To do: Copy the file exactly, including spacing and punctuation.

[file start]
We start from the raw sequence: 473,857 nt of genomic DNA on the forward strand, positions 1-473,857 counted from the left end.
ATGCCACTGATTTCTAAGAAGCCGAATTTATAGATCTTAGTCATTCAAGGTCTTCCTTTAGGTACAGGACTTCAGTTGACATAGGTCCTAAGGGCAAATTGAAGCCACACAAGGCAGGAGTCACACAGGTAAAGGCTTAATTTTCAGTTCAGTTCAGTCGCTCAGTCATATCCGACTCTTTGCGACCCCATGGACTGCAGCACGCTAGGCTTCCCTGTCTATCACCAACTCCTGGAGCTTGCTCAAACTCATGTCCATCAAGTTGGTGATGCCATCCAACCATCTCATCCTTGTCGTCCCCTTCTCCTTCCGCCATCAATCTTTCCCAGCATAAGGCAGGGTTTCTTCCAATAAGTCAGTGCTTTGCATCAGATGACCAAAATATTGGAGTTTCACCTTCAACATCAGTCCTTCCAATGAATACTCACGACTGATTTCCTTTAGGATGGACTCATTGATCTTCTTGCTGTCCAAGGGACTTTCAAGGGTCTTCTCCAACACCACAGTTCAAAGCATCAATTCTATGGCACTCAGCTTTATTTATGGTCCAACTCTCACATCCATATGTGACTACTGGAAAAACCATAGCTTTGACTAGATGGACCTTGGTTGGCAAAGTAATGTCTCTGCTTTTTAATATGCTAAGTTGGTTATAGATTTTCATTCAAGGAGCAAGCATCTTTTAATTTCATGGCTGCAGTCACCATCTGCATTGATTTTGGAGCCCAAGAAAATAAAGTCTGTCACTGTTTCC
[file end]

We start from the raw sequence: 473,857 nt of genomic DNA on the forward strand, positions 1-473,857 counted from the left end.
ATGCCACTGATTTCTAAGAAGCCGAATTTATAGATCTTAGTCATTCAAGGTCTTCCTTTAGGTACAGGACTTCAGTTGACATAGGTCCTAAGGGCAAATTGAAGCCACACAAGGCAGGAGTCACACAGGTAAAGGCTTAATTTTCAGTTCAGTTCAGTCGCTCAGTCATATCCGACTCTTTGCGACCCCATGGACTGCAGCACGCTAGGCTTCCCTGTCTATCACCAACTCCTGGAGCTTGCTCAAACTCATGTCCATCAAGTTGGTGATGCCATCCAACCATCTCATCCTTGTCGTCCCCTTCTCCTTCCGCCATCAATCTTTCCCAGCATAAGGCAGGGTTTCTTCCAATAAGTCAGTGCTTTGCATCAGATGACCAAAATATTGGAGTTTCACCTTCAACATCAGTCCTTCCAATGAATACTCACGACTGATTTCCTTTAGGATGGACTCATTGATCTTCTTGCTGTCCAAGGGACTTTCAAGGGTCTTCTCCAACACCACAGTTCAAAGCATCAATTCTATGGCACTCAGCTTTATTTATGGTCCAACTCTCACATCCATATGTGACTACTGGAAAAACCATAGCTTTGACTAGATGGACCTTGGTTGGCAAAGTAATGTCTCTGCTTTTTAATATGCTAAGTTGGTTATAGATTTTCATTCAAGGAGCAAGCATCTTTTAATTTCATGGCTGCAGTCACCATCTGCATTGATTTTGGAGCCCAAGAAAATAAAGTCTGTCACTGTTTCC